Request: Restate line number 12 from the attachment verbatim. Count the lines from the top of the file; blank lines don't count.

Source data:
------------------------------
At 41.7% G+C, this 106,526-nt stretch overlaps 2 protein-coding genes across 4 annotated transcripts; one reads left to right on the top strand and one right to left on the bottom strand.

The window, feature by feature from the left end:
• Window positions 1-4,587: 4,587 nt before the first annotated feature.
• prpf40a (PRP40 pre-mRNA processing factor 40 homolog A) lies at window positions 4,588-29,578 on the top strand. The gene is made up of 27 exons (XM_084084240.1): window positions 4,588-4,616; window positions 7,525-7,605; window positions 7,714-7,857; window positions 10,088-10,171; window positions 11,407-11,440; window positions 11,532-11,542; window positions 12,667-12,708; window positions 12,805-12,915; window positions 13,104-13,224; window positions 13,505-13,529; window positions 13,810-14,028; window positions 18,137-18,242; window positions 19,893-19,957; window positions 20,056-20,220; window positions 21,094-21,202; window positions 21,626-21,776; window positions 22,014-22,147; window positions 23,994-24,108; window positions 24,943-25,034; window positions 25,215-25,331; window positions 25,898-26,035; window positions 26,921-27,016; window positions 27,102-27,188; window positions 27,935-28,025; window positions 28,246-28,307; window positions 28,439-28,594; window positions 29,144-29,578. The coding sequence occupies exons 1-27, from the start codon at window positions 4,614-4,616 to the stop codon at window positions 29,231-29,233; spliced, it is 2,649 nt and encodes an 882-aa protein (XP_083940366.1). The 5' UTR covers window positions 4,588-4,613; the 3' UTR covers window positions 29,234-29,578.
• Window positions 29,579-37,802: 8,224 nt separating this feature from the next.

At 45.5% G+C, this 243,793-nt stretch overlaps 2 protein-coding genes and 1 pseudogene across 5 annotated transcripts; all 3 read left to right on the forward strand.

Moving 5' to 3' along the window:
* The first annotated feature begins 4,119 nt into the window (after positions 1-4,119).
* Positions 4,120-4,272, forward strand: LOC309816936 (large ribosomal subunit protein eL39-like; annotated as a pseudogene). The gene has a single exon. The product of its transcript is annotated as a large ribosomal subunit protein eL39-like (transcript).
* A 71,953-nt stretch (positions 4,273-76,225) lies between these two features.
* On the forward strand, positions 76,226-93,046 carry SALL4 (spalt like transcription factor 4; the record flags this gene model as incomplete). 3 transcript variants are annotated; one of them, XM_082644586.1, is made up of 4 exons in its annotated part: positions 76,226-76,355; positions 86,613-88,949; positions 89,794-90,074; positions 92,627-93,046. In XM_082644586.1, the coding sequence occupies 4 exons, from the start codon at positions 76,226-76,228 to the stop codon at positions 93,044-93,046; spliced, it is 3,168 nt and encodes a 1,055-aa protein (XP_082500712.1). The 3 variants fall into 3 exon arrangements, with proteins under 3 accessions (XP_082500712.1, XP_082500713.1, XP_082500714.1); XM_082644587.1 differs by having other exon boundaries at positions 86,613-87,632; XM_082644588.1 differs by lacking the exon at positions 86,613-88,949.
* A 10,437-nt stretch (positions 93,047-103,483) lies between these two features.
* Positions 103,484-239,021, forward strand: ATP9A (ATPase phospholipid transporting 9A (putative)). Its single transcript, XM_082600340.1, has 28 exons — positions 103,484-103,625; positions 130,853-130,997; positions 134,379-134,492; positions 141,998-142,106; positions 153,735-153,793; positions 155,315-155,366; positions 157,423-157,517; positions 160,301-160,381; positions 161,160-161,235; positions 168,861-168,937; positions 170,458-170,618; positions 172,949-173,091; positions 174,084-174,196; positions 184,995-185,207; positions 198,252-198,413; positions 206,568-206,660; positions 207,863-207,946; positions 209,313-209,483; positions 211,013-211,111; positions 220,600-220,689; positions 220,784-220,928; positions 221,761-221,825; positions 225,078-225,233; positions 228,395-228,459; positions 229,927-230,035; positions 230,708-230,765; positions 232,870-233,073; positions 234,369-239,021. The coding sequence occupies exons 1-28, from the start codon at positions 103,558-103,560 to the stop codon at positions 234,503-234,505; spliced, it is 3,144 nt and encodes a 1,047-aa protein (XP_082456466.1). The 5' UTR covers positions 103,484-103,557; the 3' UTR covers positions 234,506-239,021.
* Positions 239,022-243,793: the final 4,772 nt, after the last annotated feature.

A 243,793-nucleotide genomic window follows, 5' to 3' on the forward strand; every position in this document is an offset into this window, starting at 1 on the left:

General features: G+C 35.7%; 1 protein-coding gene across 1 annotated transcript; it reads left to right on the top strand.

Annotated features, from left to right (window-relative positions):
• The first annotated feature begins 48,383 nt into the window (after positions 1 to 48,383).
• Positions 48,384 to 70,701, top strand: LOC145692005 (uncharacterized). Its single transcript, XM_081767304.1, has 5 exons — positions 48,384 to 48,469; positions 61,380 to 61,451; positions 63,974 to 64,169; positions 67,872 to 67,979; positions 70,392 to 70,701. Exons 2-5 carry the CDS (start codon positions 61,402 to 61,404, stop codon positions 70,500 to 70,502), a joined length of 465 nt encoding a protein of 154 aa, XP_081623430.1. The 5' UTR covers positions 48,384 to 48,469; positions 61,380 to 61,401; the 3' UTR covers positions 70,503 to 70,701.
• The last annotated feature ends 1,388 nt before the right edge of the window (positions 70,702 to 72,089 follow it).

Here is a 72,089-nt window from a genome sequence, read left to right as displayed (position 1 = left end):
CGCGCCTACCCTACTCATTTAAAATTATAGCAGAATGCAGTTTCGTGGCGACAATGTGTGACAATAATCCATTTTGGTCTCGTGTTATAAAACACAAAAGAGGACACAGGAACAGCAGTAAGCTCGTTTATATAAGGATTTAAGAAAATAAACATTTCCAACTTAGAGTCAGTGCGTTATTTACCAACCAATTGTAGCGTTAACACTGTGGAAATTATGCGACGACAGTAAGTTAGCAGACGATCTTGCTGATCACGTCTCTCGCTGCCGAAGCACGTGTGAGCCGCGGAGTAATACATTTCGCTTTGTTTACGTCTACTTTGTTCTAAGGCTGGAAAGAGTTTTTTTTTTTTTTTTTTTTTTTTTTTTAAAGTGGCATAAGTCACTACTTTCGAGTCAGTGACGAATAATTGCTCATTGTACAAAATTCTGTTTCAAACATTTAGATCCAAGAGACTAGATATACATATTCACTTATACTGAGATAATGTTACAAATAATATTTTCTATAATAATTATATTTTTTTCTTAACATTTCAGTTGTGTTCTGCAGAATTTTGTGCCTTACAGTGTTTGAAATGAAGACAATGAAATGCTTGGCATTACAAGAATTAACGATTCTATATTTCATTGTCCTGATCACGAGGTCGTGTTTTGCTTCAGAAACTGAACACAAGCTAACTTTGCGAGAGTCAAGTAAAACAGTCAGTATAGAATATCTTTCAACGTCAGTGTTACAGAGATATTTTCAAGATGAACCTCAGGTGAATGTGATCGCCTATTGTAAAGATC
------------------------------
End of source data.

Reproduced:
* A 10,437-nt stretch (positions 93,047-103,483) lies between these two features.